VOLVO'S FIRST ELECTRIC VEHICLE IS A TWO-MOTOR XC40 SUV
The electric version of the compact crossover will debut on October 16.
Volvo's first electric vehicle, a battery-powered version of the XC40 compact crossover, will make its debut on October 16. The Swedish automaker confirmed the electric XC40's existence and imminent unveiling in an announcement that reveals a few details about what we can expect. Illustrations of the XC40's electric powertrain show that it will offer all-wheel drive using front and rear motors. The body of the electric XC40 appears largely unchanged from gasoline versions, and the battery pack is shaped to fill voids beneath the floor, under the rear seat, and inside the tunnel that runs down the center of the crossover.
True to brand, Volvo says it has put significant effort into the safety engineering of the electrified XC40. Specifically, the company says the XC40 will debut a new driver-assistance-system sensor platform that integrates radar, camera, and ultrasonic technologies to enable increasingly sophisticated functions. Volvo's engineers also redesigned the front and rear crash structures and developed the motor mounts to control how the electric motors behave in a collision. These are common measures when automakers adapt vehicles originally designed around internal-combustion engines for electric powertrains. In the Mercedes-Benz EQC, a tubular front subframe surrounds the electric motor and extends into the transmission tunnel, where an additional mount attaches it to the body. This structure is meant to perform like a combustion engine in a crash, transferring front-impact forces into the body and away from occupants.
Volvo's XC40 will be late to the electric party by the time it goes on sale, but the company says its entire lineup will soon be electrified in some form or another. If all goes according to plan, half of the Volvo lineup will be driven by pure electric powertrains by 2025, while the other half of the range will be hybrids.
The company also recently launched Polestar, a separate brand focused on electrified performance vehicles. The first vehicle from that brand, the Polestar 1, is a 591-hp plug-in-hybrid coupe. It will be followed by the predictably named Polestar 2, which is a pure electric four-door sedan.
Source: Car and Driver
'THEY DON'T NEED US ANYMORE': AUTO WORKERS FEAR ELECTRIC UNREST
Dread over the prospect that plug-in cars—which have fewer parts and require less labor to build—will doom auto jobs helped spark the first United Auto Workers strike against General Motors Co. in over a decade. Ford Motor Co. and Fiat Chrysler Automobiles NV, which are rolling their own battery-powered models to market in the coming years, could face a similar fate if they're unable to quell the UAW's concerns that widespread adoption of EVs endangers the employment of 35,000 union members.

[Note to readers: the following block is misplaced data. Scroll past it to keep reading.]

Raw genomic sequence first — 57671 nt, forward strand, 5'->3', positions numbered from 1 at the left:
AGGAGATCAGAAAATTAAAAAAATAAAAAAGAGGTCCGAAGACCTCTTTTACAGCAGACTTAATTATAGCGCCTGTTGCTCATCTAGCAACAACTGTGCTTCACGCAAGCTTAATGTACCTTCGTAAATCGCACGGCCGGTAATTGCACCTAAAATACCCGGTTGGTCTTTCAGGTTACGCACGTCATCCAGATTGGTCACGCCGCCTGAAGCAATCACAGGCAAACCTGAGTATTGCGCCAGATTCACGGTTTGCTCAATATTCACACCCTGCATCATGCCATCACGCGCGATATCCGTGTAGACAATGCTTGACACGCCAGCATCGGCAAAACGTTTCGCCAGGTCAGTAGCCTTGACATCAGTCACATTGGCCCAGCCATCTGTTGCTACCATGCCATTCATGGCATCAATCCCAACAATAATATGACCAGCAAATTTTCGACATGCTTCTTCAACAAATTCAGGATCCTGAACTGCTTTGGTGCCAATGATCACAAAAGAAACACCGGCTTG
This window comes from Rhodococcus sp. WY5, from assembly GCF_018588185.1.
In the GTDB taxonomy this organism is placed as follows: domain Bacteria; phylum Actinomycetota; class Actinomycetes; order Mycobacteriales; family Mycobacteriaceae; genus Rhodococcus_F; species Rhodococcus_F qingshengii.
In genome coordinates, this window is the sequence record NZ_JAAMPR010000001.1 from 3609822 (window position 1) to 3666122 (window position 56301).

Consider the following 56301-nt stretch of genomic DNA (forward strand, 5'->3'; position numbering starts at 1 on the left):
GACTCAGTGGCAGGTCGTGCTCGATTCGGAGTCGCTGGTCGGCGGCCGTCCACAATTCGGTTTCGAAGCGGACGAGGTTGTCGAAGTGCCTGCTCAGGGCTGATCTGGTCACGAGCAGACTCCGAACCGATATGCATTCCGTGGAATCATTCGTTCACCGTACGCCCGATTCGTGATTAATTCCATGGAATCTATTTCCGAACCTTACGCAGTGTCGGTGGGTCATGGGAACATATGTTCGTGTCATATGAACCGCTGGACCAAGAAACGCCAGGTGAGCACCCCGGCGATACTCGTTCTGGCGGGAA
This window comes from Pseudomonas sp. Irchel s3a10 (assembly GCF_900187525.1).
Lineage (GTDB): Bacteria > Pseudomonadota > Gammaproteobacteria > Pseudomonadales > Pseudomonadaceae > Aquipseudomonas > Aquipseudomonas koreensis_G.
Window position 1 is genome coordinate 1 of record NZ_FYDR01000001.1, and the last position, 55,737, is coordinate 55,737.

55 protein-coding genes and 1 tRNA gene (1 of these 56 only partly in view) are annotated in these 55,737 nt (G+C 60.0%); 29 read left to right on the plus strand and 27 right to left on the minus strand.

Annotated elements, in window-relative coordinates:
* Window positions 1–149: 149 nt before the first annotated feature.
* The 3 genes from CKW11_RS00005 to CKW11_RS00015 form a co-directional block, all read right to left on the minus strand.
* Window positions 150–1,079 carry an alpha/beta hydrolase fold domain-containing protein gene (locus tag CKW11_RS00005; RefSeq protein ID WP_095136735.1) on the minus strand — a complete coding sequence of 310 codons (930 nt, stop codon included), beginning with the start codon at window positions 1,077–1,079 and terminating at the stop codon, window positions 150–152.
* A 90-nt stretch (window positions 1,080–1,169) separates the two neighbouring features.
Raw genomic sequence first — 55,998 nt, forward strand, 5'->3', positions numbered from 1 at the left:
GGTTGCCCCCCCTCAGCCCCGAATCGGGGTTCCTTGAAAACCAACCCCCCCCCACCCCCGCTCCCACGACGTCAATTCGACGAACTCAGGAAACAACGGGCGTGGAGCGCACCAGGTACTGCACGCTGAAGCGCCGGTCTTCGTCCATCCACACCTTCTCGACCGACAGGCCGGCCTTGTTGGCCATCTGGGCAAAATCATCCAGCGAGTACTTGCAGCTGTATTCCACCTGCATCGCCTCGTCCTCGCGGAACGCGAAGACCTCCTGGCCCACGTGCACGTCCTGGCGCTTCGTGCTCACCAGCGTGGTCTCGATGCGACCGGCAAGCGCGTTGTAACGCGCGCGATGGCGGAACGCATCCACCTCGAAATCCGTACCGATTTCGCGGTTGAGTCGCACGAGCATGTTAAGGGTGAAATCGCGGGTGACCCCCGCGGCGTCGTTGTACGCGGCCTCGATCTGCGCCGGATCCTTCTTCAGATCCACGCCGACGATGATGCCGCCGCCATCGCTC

GORDON MURRAY: ELECTRIC CARS A "STOPGAP" FOR HYDROGEN ALTERNATIVE
The famed car designer believes that electric cars are only a temporary solution in the move away from petrol and diesel cars
Electric cars are only a short-term "stopgap" until vehicles become hydrogen-powered according to ex-Formula 1 car designer, Gordon Murray. Car manufacturers are currently investing billions of pounds in new fleets of electric vehicles, but Murray said that these were only a short-term solution to cutting pollution. Speaking at a MotorSport Game Changers event, Murray explained why the car industry should be looking at alternative technology. "Actually, the final answer, if we can make hydrogen efficiently, would be a fuel cell," he said. "That's the answer long term. Electric cars are probably a short-term answer or solution, but you have to look at the full life cycle and where you're generating electricity. "I would say electric cars at the moment are a good urban answer but you're moving the pollution out to where you're generating the electricity. "But you really have to look at the full life cycle: making the battery, making the car. The car's heavier, obviously. Things like tires wear out quicker. "What we really need to make electric cars viable, we need the next generation of batteries. "There's a lot of people working on it. We need much more energy density per cell. We need more renewable energy to make electricity in the first place. "But it's sort of a stopgap, I think."
FORD EXPLORER SALES PLUNGE 48% AS BUMPY LAUNCH STIFLES SUPPLY
A difficult new model launch caused Ford Motor Co.'s Explorer sales to crater in the third quarter, plummeting 48%. U.S. sales chief Mark LaNeve said dealers were short of Explorer inventory this summer and demanding more of the high-profit SUV. But the situation is improving as Ford's factory in Chicago starts getting up to speed. "We've got adequate inventory in our stores," LaNeve said in a phone interview. "For Q4, availability won't be an issue. We'll be able to hit our stride with Explorer starting now."
BEHIND THE GM STRIKE: DECLINING PRODUCTIVITY AT U.S. OPERATIONS
General Motors Co's U.S. workforce productivity has declined since the automaker recovered from a 2009 bankruptcy, even as its profit per employee has risen, a Reuters analysis shows. Those trends point to some of the root causes of the United Auto Workers (UAW) strike that has shut down the automaker's U.S. manufacturing plants for 18 days, already costing the company about $100 million a day. GM does not publish direct measures of U.S. productivity. But the number of vehicles the Detroit automaker built in the United States per U.S. employee fell to about 19 in 2018, down 13.5% from the 2010 level.
CPO CAR SALES APPEAR SET FOR NEW ALL-TIME RECORD
An ample supply of popularly equipped off-lease vehicles, consumer concerns about the economy and upgraded certified used-vehicle programs from major players, have set the stage for another record-setting year of CPO sales, said industry analysts and mangers of factory CPO programs. Cox Automotive predicts that industry-wide CPO sales will hit 2.75 million units by year-end, representing a 1.9% increase over CPO sales for all of 2018, said Zo Rahim, the company's manager of economics and industry insights.
Source: Auto Remarketing
HEAD OF NADA PUSHES FOR QUICK PASSAGE OF USMCA, DEFENDS TRUMP
The chairman of the National Automobile Dealers Association urged for the passage of the proposed successor to the North American Free Trade Agreement and defended President Donald Trump's understanding of the auto industry. Speaking at a lunch meeting of the Automobile Press Association in Detroit, NADA Chairman Charlie Gilchrist said the U.S. Mexico Canada Agreement "will maintain auto production and distribution in North America.
LAMBORGHINI PLANS FOUR-DOOR ELECTRIC GT FOR 2025, REPORT SAYS